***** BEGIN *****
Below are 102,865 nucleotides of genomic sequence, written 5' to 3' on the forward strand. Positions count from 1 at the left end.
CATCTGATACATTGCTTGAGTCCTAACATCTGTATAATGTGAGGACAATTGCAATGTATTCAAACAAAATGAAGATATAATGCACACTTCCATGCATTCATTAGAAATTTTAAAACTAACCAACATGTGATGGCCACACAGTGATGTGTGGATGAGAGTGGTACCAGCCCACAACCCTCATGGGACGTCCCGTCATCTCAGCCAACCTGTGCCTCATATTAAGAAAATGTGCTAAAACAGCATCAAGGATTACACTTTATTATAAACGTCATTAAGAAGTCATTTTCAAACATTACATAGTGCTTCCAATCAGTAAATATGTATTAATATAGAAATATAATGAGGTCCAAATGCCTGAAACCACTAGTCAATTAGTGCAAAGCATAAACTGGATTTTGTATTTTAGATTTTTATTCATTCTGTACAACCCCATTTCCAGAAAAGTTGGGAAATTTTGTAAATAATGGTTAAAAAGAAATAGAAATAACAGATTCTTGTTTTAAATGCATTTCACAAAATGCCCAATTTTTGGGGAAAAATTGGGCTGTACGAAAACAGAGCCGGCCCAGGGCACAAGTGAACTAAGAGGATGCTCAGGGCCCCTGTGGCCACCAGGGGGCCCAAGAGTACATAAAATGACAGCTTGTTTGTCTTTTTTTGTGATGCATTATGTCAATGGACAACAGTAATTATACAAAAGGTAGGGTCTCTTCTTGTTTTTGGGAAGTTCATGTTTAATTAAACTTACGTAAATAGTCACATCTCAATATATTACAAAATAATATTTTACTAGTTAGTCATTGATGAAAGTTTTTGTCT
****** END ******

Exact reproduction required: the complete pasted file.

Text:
Below are 102,865 nucleotides of genomic sequence, written 5' to 3' on the forward strand. Positions count from 1 at the left end.
CATCTGATACATTGCTTGAGTCCTAACATCTGTATAATGTGAGGACAATTGCAATGTATTCAAACAAAATGAAGATATAATGCACACTTCCATGCATTCATTAGAAATTTTAAAACTAACCAACATGTGATGGCCACACAGTGATGTGTGGATGAGAGTGGTACCAGCCCACAACCCTCATGGGACGTCCCGTCATCTCAGCCAACCTGTGCCTCATATTAAGAAAATGTGCTAAAACAGCATCAAGGATTACACTTTATTATAAACGTCATTAAGAAGTCATTTTCAAACATTACATAGTGCTTCCAATCAGTAAATATGTATTAATATAGAAATATAATGAGGTCCAAATGCCTGAAACCACTAGTCAATTAGTGCAAAGCATAAACTGGATTTTGTATTTTAGATTTTTATTCATTCTGTACAACCCCATTTCCAGAAAAGTTGGGAAATTTTGTAAATAATGGTTAAAAAGAAATAGAAATAACAGATTCTTGTTTTAAATGCATTTCACAAAATGCCCAATTTTTGGGGAAAAATTGGGCTGTACGAAAACAGAGCCGGCCCAGGGCACAAGTGAACTAAGAGGATGCTCAGGGCCCCTGTGGCCACCAGGGGGCCCAAGAGTACATAAAATGACAGCTTGTTTGTCTTTTTTTGTGATGCATTATGTCAATGGACAACAGTAATTATACAAAAGGTAGGGTCTCTTCTTGTTTTTGGGAAGTTCATGTTTAATTAAACTTACGTAAATAGTCACATCTCAATATATTACAAAATAATATTTTACTAGTTAGTCATTGATGAAAGTTTTTGTCT